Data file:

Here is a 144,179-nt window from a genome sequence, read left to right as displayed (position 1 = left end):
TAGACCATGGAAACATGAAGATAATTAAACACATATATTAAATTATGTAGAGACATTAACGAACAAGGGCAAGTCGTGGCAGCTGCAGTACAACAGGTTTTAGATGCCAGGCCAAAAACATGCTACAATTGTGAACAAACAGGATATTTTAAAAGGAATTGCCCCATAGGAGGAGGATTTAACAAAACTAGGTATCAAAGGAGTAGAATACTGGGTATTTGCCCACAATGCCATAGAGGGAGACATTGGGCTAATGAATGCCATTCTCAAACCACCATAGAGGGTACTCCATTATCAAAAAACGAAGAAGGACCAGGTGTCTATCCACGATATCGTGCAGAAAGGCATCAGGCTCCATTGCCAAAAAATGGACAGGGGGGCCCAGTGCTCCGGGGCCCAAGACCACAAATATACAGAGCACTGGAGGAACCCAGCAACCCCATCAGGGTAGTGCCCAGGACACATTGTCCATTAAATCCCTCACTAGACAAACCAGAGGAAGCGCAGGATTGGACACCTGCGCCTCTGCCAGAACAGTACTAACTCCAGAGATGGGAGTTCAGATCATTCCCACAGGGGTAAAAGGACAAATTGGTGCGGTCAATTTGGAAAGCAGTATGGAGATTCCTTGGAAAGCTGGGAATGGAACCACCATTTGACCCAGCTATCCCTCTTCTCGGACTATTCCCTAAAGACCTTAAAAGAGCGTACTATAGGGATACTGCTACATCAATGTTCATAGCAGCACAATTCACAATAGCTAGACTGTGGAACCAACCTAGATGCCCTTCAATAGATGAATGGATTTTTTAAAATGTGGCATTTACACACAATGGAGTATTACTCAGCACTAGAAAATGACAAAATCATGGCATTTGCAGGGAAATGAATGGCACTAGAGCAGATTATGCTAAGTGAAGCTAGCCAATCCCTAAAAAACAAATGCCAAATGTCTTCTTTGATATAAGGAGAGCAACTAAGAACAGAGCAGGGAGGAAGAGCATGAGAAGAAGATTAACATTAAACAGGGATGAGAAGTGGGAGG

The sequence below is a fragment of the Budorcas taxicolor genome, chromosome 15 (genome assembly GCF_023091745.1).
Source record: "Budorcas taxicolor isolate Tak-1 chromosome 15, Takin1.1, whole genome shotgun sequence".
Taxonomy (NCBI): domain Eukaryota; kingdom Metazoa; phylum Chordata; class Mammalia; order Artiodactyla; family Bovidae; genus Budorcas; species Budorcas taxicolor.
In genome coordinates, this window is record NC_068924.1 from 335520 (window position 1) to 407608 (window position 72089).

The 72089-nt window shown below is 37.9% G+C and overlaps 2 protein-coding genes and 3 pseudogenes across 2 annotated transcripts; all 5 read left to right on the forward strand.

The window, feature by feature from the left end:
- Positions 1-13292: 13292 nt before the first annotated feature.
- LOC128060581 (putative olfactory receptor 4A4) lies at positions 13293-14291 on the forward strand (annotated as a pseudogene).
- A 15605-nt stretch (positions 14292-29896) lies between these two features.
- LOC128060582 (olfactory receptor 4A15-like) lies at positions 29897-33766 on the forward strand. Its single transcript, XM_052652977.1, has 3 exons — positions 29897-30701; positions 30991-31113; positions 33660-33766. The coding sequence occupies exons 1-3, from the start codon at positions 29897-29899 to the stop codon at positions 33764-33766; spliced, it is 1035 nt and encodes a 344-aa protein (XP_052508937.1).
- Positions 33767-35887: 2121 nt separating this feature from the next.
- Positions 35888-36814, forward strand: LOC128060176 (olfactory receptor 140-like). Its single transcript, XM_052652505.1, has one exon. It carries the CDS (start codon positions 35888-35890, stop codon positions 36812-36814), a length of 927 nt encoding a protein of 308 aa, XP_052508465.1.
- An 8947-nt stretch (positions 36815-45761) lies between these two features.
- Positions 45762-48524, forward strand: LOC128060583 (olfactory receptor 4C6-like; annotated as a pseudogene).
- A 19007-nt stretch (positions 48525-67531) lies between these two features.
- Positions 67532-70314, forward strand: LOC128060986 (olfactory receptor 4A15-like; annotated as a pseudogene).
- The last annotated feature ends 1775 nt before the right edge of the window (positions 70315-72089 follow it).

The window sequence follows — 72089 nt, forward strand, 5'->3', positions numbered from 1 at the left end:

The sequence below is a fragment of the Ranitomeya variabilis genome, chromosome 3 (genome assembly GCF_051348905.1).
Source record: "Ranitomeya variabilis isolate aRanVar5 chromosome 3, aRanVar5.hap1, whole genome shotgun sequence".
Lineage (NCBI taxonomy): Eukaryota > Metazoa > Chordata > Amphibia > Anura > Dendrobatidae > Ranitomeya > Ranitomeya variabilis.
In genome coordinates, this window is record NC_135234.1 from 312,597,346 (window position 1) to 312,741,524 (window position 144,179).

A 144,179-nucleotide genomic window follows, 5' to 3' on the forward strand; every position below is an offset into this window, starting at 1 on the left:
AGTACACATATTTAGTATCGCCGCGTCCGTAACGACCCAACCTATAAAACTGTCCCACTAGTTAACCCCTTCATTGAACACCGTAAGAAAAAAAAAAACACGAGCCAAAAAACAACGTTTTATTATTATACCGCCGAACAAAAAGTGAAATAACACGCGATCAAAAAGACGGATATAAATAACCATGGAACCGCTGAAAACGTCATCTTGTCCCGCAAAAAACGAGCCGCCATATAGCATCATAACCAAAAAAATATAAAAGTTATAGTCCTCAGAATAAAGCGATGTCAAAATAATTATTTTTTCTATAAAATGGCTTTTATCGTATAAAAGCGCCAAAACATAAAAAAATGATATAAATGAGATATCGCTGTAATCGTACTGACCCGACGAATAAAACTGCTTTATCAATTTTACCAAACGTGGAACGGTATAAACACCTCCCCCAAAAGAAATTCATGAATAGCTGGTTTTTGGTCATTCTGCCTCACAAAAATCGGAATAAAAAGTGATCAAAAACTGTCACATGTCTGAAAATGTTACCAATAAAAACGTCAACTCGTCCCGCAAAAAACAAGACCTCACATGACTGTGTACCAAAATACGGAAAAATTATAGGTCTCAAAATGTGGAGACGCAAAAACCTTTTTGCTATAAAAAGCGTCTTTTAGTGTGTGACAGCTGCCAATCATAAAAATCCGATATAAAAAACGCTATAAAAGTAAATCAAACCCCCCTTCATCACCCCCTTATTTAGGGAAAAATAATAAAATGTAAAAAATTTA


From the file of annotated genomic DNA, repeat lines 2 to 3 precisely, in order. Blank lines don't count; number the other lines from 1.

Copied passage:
TAGACCATGGAAACATGAAGATAATTAAACACATATATTAAATTATGTAGAGACATTAACGAACAAGGGCAAGTCGTGGCAGCTGCAGTACAACAGGTTTTAGATGCCAGGCCAAAAACATGCTACAATTGTGAACAAACAGGATATTTTAAAAGGAATTGCCCCATAGGAGGAGGATTTAACAAAACTAGGTATCAAAGGAGTAGAATACTGGGTATTTGCCCACAATGCCATAGAGGGAGACATTGGGCTAATGAATGCCATTCTCAAACCACCATAGAGGGTACTCCATTATCAAAAAACGAAGAAGGACCAGGTGTCTATCCACGATATCGTGCAGAAAGGCATCAGGCTCCATTGCCAAAAAATGGACAGGGGGGCCCAGTGCTCCGGGGCCCAAGACCACAAATATACAGAGCACTGGAGGAACCCAGCAACCCCATCAGGGTAGTGCCCAGGACACATTGTCCATTAAATCCCTCACTAGACAAACCAGAGGAAGCGCAGGATTGGACACCTGCGCCTCTGCCAGAACAGTACTAACTCCAGAGATGGGAGTTCAGATCATTCCCACAGGGGTAAAAGGACAAATTGGTGCGGTCAATTTGGAAAGCAGTATGGAGATTCCTTGGAAAGCTGGGAATGGAACCACCATTTGACCCAGCTATCCCTCTTCTCGGACTATTCCCTAAAGACCTTAAAAGAGCGTACTATAGGGATACTGCTACATCAATGTTCATAGCAGCACAATTCACAATAGCTAGACTGTGGAACCAACCTAGATGCCCTTCAATAGATGAATGGATTTTTTAAAATGTGGCATTTACACACAATGGAGTATTACTCAGCACTAGAAAATGACAAAATCATGGCATTTGCAGGGAAATGAATGGCACTAGAGCAGATTATGCTAAGTGAAGCTAGCCAATCCCTAAAAAACAAATGCCAAATGTCTTCTTTGATATAAGGAGAGCAACTAAGAACAGAGCAGGGAGGAAGAGCATGAGAAGAAGATTAACATTAAACAGGGATGAGAAGTGGGAGG

The sequence below is a fragment of the Budorcas taxicolor genome, chromosome 15 (genome assembly GCF_023091745.1).